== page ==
PHOTO: Jessica Walliser
Jessica Walliser
March 8, 2018

Perennials are terrific plants to include in your garden for many reasons. First and foremost, when they’re fully winter hardy in your gardening zone, they’ll return to the garden for many years, growing bigger and better with each passing season. Many perennials are also relatively low maintenance, demanding little of the gardener in terms of care. Perennials are also useful for budget-savvy gardeners because one can easily divide perennials and make more of them for free. And, well, what pleases a gardener more than free plants?

Why Dividing Perennials Is Important

That said, you divide perennials not only to get more plants, but also to maintain the health and vigor of the “mother plant.” Eventually, clump-forming and spreading perennials can become too large, crowding out neighboring plants as well as themselves. When you see a reduction in flowering or the center of the plant begins to thin out and blooms are produced only on the outer edge of the clump, it’s time to divide. Some perennials need to be divided every three or four years, while others almost never need to be divided. Let the plant be your guide, and watch it carefully for signs of crowding and reduced bloom production.

But, you can always divide your perennials—whether the above signs are there or not—just to make some free plants for yourself (or a friend). Here are four ways to tackle the job.

Four Ways to Divide Perennials

When it’s time to either make free plants or reduce crowding, follow one of these techniques to divide your perennials.

1. In-place Perennial Division

What makes this technique so appealing is its speed and ease. There’s not much digging involved with in-place perennial division. Simply head to the garden in early spring, when the tips of perennial foliage is emerging from the crown of the plant, and chop off half of the plant with a sharp spade. There’s no need to dig up the entire plant clump; just chop right through the center of the plant and then dig out the separated half. The portion of the plant that’s been removed can then be chopped into smaller divisions, yielding many free plants instead of just one. The size of each division is up to you; as long as there’s a portion of the root system attached to a portion of the shoot system, it’s a viable division. In-place perennial division works great for lots of spreading and clump-forming perennials, such as phlox, bee balm, daylilies, coneflowers, black-eyed Susans, helleborus and asters, among many others.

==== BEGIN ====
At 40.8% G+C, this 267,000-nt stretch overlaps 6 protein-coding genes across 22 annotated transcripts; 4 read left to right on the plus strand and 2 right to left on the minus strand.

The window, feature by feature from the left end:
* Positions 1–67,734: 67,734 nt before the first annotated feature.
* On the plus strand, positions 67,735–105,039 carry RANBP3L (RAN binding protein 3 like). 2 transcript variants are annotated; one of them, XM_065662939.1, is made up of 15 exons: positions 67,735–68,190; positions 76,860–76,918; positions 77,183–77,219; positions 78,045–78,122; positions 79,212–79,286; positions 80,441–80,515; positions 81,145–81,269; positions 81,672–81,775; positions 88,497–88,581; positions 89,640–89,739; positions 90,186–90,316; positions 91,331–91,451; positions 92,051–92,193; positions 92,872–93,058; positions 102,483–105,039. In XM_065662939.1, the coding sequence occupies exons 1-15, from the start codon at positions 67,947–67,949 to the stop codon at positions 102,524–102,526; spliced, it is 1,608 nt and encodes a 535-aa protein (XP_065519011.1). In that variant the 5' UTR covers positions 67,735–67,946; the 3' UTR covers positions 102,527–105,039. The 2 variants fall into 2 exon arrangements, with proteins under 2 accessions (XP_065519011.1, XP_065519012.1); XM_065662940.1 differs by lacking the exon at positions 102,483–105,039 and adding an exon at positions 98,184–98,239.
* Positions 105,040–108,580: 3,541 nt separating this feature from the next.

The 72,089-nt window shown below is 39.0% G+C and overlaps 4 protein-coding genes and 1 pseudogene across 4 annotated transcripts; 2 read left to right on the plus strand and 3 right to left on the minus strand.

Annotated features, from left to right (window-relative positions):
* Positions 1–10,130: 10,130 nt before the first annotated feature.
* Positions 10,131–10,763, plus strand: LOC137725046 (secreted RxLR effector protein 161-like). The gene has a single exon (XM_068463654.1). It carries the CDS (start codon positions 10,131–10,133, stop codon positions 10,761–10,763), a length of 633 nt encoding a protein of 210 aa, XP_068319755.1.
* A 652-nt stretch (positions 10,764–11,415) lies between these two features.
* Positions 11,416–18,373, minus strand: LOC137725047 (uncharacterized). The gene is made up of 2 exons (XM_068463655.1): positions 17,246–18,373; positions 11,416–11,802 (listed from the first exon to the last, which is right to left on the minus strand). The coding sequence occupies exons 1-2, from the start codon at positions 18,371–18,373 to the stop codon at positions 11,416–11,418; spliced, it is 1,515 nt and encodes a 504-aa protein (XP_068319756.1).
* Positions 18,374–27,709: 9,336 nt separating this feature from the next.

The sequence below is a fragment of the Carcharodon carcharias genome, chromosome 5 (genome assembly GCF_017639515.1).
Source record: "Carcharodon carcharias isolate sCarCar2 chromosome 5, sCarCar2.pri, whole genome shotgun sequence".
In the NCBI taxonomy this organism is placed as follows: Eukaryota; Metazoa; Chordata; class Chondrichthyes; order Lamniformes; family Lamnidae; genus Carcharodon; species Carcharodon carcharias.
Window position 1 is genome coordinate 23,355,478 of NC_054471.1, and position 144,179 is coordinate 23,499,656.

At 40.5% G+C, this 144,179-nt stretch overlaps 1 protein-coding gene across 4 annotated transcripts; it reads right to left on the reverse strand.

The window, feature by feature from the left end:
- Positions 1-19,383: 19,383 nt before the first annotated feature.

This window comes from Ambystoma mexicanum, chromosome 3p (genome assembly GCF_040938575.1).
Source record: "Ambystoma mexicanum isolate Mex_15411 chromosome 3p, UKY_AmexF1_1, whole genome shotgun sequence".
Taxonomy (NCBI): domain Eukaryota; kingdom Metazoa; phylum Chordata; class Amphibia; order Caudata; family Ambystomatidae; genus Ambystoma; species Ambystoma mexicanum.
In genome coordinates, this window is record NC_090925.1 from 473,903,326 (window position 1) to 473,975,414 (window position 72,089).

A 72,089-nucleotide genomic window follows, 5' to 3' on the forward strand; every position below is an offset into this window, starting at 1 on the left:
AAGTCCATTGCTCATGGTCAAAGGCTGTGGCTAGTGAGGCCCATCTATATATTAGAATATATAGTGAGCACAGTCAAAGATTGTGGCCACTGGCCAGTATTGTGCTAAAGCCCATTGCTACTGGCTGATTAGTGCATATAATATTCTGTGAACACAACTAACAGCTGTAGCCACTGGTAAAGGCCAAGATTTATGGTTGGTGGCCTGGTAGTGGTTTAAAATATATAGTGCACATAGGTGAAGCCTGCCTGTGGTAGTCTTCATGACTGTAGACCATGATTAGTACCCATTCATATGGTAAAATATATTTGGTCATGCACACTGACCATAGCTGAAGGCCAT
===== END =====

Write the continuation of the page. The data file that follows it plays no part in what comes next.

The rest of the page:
2. Whole Clump Division

This way to divide perennials is a bit more labor intensive because it involves digging out and lifting the entire plant before the division takes place. It’s particularly useful for plants that grow in very dense clumps, such as hosta and ornamental grasses. For thick-rooted, dense plants such as these, getting a spade through the center of the plant is nearly impossible. For whole clump division, once the entire perennial clump has been lifted, you can use a shovel, pruning saw, pick axe or even a chainsaw to cut the plant into separate divisions for replanting. It’s hard work, but well worth the effort.

3. Root Wash Division.

I find this technique particularly useful for several reasons. It’s the technique I use when dividing perennials that spread via running, underground roots or rhizomes. Root wash division works well when I divide perennials such as iris, bee balm, mint, some goldenrods, plume poppy and lily of the valley. I also use it when dividing thread-leaf coreopsis. Root wash division involves lifting a clump of the plant and using a hose to blast the soil from the roots, leaving the roots bare. Once those are devoid of soil, it’s easy to cut the rhizomes or spreading roots with a sharp pair of pruners to make a bunch of divisions. Then, replant each of the divisions into a new garden post or pot them in pots and share them with friends. You can do this early in the season, when the plants are just thinking about sprouting, or in the autumn, a few weeks before the arrival of fall’s first frost. It works like a charm.

4. Root Cuttings

A fourth way to divide perennials is by making root cuttings of the plants. Technically, taking root cuttings is not dividing, but rather another form of plant propagation. Just the same, I include it here because it’s a great way to make free plants. Root cuttings work with almost any perennial that has thick roots. I use it to make more oriental poppies, bleeding hearts, corydalis, hollyhocks, blanket flowers, heliopsis and Japanese anemones, among many others. It’s also a great way to make more shrubs. Here’s how to take root cuttings.

Divide perennials using one of these techniques and continue to grow a happy, healthy, flower-filled garden.

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